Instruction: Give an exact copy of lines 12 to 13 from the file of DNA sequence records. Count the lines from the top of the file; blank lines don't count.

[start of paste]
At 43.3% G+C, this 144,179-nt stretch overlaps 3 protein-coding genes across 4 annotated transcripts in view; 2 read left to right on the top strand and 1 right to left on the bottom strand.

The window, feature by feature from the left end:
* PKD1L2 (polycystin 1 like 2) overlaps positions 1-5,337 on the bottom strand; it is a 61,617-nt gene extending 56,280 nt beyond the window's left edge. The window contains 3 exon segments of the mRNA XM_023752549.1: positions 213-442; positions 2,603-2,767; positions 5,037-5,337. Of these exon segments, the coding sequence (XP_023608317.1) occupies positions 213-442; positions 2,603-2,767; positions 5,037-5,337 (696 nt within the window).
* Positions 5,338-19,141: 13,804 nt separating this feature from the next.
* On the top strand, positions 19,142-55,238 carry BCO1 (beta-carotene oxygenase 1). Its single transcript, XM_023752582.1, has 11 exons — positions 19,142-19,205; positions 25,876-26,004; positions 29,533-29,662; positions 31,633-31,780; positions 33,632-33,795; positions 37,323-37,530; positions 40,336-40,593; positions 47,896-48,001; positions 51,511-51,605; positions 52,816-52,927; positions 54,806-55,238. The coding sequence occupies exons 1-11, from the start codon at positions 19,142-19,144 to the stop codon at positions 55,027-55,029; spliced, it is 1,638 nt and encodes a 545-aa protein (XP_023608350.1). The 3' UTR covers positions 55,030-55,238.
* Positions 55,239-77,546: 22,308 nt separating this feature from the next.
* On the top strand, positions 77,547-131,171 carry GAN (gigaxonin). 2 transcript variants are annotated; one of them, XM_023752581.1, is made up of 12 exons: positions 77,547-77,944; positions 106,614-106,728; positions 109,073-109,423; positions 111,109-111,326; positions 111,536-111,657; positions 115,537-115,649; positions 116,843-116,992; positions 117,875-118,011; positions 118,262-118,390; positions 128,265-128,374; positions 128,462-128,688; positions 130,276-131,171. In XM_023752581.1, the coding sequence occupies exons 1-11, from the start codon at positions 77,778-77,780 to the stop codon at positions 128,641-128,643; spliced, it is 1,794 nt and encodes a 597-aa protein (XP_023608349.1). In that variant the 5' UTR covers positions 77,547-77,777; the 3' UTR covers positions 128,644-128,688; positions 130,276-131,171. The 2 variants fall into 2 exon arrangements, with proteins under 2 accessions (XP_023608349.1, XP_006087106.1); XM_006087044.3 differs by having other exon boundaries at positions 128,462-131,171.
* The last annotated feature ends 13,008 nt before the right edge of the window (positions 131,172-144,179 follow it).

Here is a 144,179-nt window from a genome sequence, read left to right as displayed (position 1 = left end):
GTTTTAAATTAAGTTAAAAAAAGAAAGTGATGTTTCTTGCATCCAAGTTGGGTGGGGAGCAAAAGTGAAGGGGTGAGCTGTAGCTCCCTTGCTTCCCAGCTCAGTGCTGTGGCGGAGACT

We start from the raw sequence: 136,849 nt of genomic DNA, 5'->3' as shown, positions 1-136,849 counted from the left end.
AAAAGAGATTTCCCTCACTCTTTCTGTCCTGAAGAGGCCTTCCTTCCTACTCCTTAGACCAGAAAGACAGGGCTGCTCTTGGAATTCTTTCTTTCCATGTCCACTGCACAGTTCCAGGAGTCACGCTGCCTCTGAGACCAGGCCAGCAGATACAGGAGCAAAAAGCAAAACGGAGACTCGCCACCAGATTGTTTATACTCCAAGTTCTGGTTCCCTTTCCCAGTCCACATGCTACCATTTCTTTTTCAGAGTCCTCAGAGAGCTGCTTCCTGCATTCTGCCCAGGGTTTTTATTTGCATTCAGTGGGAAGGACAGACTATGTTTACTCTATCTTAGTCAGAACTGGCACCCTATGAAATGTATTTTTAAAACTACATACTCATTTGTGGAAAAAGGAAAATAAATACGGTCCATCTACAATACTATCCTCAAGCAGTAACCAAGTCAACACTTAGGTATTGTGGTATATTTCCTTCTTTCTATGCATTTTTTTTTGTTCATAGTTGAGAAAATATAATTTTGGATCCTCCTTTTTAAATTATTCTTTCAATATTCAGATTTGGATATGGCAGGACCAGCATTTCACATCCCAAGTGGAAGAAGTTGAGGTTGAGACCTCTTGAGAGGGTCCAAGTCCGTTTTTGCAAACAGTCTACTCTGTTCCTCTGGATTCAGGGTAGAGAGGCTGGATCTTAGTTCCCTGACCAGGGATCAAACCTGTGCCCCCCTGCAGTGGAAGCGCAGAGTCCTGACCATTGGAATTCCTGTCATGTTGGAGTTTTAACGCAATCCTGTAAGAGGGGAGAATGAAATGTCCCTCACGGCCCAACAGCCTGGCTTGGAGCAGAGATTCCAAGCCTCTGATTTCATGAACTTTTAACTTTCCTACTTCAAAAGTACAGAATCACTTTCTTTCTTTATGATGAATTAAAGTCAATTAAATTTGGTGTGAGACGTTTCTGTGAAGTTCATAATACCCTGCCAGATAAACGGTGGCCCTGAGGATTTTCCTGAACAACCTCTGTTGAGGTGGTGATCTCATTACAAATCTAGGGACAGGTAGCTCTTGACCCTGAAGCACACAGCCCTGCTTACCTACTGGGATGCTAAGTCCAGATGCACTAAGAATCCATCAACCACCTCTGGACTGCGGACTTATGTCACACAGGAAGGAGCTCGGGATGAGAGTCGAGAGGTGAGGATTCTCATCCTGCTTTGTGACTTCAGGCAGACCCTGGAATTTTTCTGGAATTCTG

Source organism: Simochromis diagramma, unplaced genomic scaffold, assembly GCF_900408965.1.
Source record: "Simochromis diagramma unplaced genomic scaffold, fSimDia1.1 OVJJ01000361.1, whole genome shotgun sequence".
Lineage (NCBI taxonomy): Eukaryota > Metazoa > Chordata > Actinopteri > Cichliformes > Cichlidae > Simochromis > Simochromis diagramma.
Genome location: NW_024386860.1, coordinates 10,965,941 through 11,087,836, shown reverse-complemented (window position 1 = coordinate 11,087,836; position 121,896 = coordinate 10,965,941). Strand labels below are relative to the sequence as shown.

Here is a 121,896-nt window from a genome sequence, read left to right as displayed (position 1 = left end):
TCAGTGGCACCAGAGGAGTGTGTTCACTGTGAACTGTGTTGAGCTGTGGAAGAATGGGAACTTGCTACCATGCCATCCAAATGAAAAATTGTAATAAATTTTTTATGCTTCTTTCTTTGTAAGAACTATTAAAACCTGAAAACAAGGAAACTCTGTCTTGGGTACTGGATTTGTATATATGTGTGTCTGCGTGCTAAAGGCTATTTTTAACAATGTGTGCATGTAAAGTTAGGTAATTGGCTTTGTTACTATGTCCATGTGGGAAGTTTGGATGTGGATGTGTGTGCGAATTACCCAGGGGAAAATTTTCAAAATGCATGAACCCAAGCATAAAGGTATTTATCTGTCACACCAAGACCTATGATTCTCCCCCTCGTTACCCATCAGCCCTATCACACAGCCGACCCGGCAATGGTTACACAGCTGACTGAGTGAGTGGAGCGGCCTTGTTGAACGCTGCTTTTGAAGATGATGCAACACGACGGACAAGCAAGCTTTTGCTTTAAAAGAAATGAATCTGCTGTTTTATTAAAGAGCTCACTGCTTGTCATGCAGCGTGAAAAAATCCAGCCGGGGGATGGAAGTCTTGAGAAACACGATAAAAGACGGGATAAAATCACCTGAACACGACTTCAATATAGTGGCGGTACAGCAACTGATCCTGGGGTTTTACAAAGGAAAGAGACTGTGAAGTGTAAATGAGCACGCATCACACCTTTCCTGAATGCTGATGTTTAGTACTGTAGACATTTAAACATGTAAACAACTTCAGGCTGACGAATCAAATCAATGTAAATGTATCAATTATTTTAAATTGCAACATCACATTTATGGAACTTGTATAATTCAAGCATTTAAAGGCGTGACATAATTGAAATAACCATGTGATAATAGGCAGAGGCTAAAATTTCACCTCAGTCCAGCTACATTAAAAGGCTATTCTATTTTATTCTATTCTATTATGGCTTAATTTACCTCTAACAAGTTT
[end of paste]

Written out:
AAAAGAGATTTCCCTCACTCTTTCTGTCCTGAAGAGGCCTTCCTTCCTACTCCTTAGACCAGAAAGACAGGGCTGCTCTTGGAATTCTTTCTTTCCATGTCCACTGCACAGTTCCAGGAGTCACGCTGCCTCTGAGACCAGGCCAGCAGATACAGGAGCAAAAAGCAAAACGGAGACTCGCCACCAGATTGTTTATACTCCAAGTTCTGGTTCCCTTTCCCAGTCCACATGCTACCATTTCTTTTTCAGAGTCCTCAGAGAGCTGCTTCCTGCATTCTGCCCAGGGTTTTTATTTGCATTCAGTGGGAAGGACAGACTATGTTTACTCTATCTTAGTCAGAACTGGCACCCTATGAAATGTATTTTTAAAACTACATACTCATTTGTGGAAAAAGGAAAATAAATACGGTCCATCTACAATACTATCCTCAAGCAGTAACCAAGTCAACACTTAGGTATTGTGGTATATTTCCTTCTTTCTATGCATTTTTTTTTGTTCATAGTTGAGAAAATATAATTTTGGATCCTCCTTTTTAAATTATTCTTTCAATATTCAGATTTGGATATGGCAGGACCAGCATTTCACATCCCAAGTGGAAGAAGTTGAGGTTGAGACCTCTTGAGAGGGTCCAAGTCCGTTTTTGCAAACAGTCTACTCTGTTCCTCTGGATTCAGGGTAGAGAGGCTGGATCTTAGTTCCCTGACCAGGGATCAAACCTGTGCCCCCCTGCAGTGGAAGCGCAGAGTCCTGACCATTGGAATTCCTGTCATGTTGGAGTTTTAACGCAATCCTGTAAGAGGGGAGAATGAAATGTCCCTCACGGCCCAACAGCCTGGCTTGGAGCAGAGATTCCAAGCCTCTGATTTCATGAACTTTTAACTTTCCTACTTCAAAAGTACAGAATCACTTTCTTTCTTTATGATGAATTAAAGTCAATTAAATTTGGTGTGAGACGTTTCTGTGAAGTTCATAATACCCTGCCAGATAAACGGTGGCCCTGAGGATTTTCCTGAACAACCTCTGTTGAGGTGGTGATCTCATTACAAATCTAGGGACAGGTAGCTCTTGACCCTGAAGCACACAGCCCTGCTTACCTACTGGGATGCTAAGTCCAGATGCACTAAGAATCCATCAACCACCTCTGGACTGCGGACTTATGTCACACAGGAAGGAGCTCGGGATGAGAGTCGAGAGGTGAGGATTCTCATCCTGCTTTGTGACTTCAGGCAGACCCTGGAATTTTTCTGGAATTCTG

Source organism: Simochromis diagramma, unplaced genomic scaffold, assembly GCF_900408965.1.